4. Resistance. Resistance is a sign that we’re growing physically, mentally or emotionally. If your “change” is really a change, it’ll take you outside of your comfort zone and you’ll feel some internal resistance. This is because the mind-body initially resists anything unfamiliar – because familiarity is easier and safer. But familiarity won’t enable you to grow, and to have, do and be more.
If you don’t feel any internal resistance at all, perhaps your change isn’t extending your comfort zone and giving you opportunity to grow. If your change doesn’t really stretch you, you probably won’t feel energized to make the change happen. But when you give yourself a challenging change to make, you trigger eustress, a positive form of stress that’s been proven to increase productivity and performance significantly. We perform much better when we’re stretching ourselves a bit. Ask yourself, “Is this change going to require me to grow?”
5. Towards. Because we like what’s familiar, we unconsciously gravitate towards bringing what’s familiar into our lives. This is the reason why we often recreate past patterns – because they keep us in familiar territory. And because we like familiarity so much, we’re often only motivated to change our lives when we experience discomfort or pain. So the trigger for deciding to change is usually a recognition of something we don’t want.
But whatever you’re focusing on is what you’re getting familiar with. So when you’re thinking about a change you want to make, if you’re focusing on what you don’t want, that’s what you’re getting familiar with – and that’s what you’ll unconsciously and automatically seek to repeat. In order to get familiar with the changes you want, so that you’ll unconsciously and automatically gravitate towards those outcomes, you need to focus on what you want, not what you don’t want. If you’ve phrased your outcome as wanting to get away from something you don’t want, ask yourself “What do I want instead?”
6. Ecological. Ecology is the idea that, as individuals, we all participate in a variety of environments or systems, and we can’t not impact on our environment. Everything we do has a ripple effect, impacting on other people, our relationships with them, and our environment. Everything is connected.
One of the biggest challenges you’ll experience, as you go about starting to make changes, is that other people will often resist your changes – because, remember: we like familiarity. If you anticipate how your changes might impact other people, you’ll be more equipped to deal with potential resistance from them. Also, if you consider how the changes you’re wanting to make will impact on the various areas of your life and the various roles you play, you’ll be able to weed out potential sources of internal conflict, guilt and self-sabotage.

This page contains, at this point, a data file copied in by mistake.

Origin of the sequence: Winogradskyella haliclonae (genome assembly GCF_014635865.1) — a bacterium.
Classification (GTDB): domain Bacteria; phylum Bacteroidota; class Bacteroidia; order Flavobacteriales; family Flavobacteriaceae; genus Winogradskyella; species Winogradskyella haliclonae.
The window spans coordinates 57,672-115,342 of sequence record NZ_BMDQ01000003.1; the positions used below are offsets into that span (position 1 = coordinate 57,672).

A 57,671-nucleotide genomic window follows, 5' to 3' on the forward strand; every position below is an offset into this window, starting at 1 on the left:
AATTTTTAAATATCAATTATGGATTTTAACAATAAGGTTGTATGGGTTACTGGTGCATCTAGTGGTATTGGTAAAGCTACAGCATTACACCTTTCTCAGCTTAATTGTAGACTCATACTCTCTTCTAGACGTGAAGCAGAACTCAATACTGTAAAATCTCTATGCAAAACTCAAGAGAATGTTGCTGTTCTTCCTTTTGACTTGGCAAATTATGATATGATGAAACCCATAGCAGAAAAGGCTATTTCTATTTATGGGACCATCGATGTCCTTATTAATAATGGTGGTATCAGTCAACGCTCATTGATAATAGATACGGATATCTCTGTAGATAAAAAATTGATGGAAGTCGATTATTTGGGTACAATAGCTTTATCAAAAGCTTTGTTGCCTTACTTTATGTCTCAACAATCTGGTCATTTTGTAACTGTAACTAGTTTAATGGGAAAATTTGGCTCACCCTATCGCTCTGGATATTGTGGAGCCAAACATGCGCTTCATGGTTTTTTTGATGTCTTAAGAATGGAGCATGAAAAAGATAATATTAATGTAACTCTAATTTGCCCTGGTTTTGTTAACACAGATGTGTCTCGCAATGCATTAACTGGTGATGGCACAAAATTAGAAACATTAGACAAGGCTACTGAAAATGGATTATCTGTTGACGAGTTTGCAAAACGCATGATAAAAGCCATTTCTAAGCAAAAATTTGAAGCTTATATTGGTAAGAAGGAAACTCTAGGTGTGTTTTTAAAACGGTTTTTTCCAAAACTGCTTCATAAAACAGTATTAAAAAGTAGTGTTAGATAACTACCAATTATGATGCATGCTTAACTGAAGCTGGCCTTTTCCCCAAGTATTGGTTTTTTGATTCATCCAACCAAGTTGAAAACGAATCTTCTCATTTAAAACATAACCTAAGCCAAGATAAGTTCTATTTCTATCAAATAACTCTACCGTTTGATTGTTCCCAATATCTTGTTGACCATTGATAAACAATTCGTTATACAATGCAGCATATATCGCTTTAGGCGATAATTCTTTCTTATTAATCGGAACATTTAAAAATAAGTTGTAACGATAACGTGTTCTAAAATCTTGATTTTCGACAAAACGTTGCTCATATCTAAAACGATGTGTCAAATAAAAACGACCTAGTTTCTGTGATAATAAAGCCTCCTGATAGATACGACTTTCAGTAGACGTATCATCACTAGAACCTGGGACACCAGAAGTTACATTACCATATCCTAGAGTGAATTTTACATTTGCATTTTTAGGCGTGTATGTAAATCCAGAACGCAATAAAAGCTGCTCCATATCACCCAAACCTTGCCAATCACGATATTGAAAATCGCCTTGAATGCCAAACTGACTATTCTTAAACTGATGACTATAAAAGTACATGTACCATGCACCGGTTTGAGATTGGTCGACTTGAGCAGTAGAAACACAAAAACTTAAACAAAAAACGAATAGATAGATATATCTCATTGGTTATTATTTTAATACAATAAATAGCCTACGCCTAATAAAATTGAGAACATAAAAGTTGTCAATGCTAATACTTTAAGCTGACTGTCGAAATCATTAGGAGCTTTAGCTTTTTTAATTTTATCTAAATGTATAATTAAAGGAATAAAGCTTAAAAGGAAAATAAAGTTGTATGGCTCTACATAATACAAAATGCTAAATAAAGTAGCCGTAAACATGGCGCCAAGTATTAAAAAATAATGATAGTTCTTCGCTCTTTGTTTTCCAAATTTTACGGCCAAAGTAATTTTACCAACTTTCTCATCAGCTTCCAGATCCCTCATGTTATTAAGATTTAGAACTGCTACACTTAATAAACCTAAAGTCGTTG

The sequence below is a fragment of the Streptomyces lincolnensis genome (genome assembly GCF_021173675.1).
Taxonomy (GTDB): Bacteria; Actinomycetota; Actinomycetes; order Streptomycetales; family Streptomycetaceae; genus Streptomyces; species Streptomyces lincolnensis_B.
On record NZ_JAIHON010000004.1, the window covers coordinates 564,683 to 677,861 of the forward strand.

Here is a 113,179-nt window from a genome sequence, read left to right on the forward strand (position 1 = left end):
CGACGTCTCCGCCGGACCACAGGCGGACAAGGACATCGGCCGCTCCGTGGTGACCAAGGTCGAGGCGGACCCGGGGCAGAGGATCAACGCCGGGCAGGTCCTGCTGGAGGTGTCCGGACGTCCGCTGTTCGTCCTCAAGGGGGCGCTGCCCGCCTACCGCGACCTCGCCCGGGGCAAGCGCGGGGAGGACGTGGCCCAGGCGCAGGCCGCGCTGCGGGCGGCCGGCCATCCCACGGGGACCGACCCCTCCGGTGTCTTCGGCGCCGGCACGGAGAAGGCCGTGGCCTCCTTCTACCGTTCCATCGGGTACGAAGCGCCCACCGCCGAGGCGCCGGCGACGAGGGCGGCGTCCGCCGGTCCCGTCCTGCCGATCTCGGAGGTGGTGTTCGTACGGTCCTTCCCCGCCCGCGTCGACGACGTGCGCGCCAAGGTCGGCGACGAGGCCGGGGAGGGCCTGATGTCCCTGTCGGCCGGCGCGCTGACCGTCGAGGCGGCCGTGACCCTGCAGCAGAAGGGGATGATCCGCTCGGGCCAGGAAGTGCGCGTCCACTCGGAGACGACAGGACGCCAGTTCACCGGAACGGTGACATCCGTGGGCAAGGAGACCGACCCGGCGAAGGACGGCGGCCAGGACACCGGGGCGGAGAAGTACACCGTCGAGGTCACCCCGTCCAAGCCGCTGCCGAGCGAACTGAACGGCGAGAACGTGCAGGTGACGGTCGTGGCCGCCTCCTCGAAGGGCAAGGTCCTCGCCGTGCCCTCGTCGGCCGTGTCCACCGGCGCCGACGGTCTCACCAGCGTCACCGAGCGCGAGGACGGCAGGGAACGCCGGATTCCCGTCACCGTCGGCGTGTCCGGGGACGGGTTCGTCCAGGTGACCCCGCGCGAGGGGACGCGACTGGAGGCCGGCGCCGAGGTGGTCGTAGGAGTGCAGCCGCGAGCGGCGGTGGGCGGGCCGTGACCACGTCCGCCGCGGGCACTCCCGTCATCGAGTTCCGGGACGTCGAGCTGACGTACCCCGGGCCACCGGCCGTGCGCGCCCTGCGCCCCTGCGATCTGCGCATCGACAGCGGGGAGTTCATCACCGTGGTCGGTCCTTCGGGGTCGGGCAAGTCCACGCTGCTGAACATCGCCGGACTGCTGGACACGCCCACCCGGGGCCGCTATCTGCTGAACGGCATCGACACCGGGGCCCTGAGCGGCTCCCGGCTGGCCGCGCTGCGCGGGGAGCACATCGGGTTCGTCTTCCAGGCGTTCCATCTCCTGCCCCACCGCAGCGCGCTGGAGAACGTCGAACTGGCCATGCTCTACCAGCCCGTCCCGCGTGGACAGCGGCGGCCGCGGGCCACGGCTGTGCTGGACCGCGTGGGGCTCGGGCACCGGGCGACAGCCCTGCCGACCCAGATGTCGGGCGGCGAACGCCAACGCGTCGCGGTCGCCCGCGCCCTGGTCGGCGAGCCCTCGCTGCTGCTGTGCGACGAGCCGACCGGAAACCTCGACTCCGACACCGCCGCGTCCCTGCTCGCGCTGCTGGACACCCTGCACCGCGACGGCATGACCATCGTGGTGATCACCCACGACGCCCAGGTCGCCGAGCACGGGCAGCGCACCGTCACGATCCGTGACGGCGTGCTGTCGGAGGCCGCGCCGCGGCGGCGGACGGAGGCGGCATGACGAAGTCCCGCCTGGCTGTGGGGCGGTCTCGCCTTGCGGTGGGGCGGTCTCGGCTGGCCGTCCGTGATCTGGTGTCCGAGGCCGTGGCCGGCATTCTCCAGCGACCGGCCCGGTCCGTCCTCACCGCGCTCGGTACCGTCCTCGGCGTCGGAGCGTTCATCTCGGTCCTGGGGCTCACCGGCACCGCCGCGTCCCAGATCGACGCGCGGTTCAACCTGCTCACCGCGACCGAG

Ask yourself a few questions, in order to consider the ecology of making the changes you want to make: “What will the impact be on other areas of my life, if I’m successful in making these changes in this area of my life? What impact will it have on other people who are important to me, if I make these changes? What impact will it have on my broader community/ the world? Are there any potential negative consequences that I would want to avoid? What positive payback have I been getting out of my current behaviour? How can I preserve this positive payback in the changes I’m wanting to make?”
7. Specific. The more specific you are in describing the changes you want to make, the more familiar you’ll be with having the outcomes you desire, and the faster you’ll bring those new outcomes into your experience. Often we’re quite vague in describing the changes we want to make – especially if we’re talking about changes in who we’re BEING.
You can get more specific, and familiar with your outcome, by asking yourself, “How will I know when I’ve successfully made that change?” When you answer this question, you give yourself a really clear, tangible idea of what your desired result will be like. Another really powerful way to get familiar with having the results you want (and therefore accelerate getting those results in reality) is to mentally project yourself into the future, to the time when you’ve already made your changes, and to ask yourself, “What do I see around me? What do I hear? What physical sensations do I have in my body? What am I saying to myself? What emotions am I feeling?”
8. Time Frame. The last thing to do is to give yourself a time frame for making the changes you want to make. Giving yourself a time frame will help you to prioritize taking action. We tend to pay more attention to the tasks that we perceive to be urgent and if you have no specific time frame for making your change, you’ll probably just keep putting it off for “oneday.” Parkinson’s Law says that our work will expand to fit the time allotted to it. If you don’t give yourself a deadline or limit to the time available to make the change, you’ll take the rest of your life.
Set a time frame to motivate yourself to take daily action to work on your changes, and to be as efficient as possible. Ask yourself, “What would be a reasonable time frame to give myself for making this change?” and then diarize two specific dates: the first date should be a mid-review date and the second date is your ultimate deadline or final review date. Don’t get too rigid about your time frame. Your time frame is only there to create the illusion of urgency so that you’ll prioritize it and make your changes as efficiently as possible. If you don’t make your change within your time frame, be willing to give yourself an additional time frame, rather than using the time frame to tell yourself you’re a failure and make yourself feel like giving up. You can only fail if you’re unwilling to shift your deadline. Given enough time, you can learn to have, do or be anything.
Your next small step
By now, using the SMARTEST criteria, your description of the changes you want to make will have evolved significantly, and you’ll be much clearer about what you really want. You’ll find that your next steps in making your change a reality are already becoming clear to you. So to start bringing your changes into your reality, brainstorm all the steps that might be required to make your changes, including the questions you’ll need to research answers to, and then ask yourself, “What’s my next step to making my changes a reality?” Then go out and do it, and you’ll find that you’ll get your changes in no time at all – and you’ll relish the process of getting them.
Photo by Jesse Millan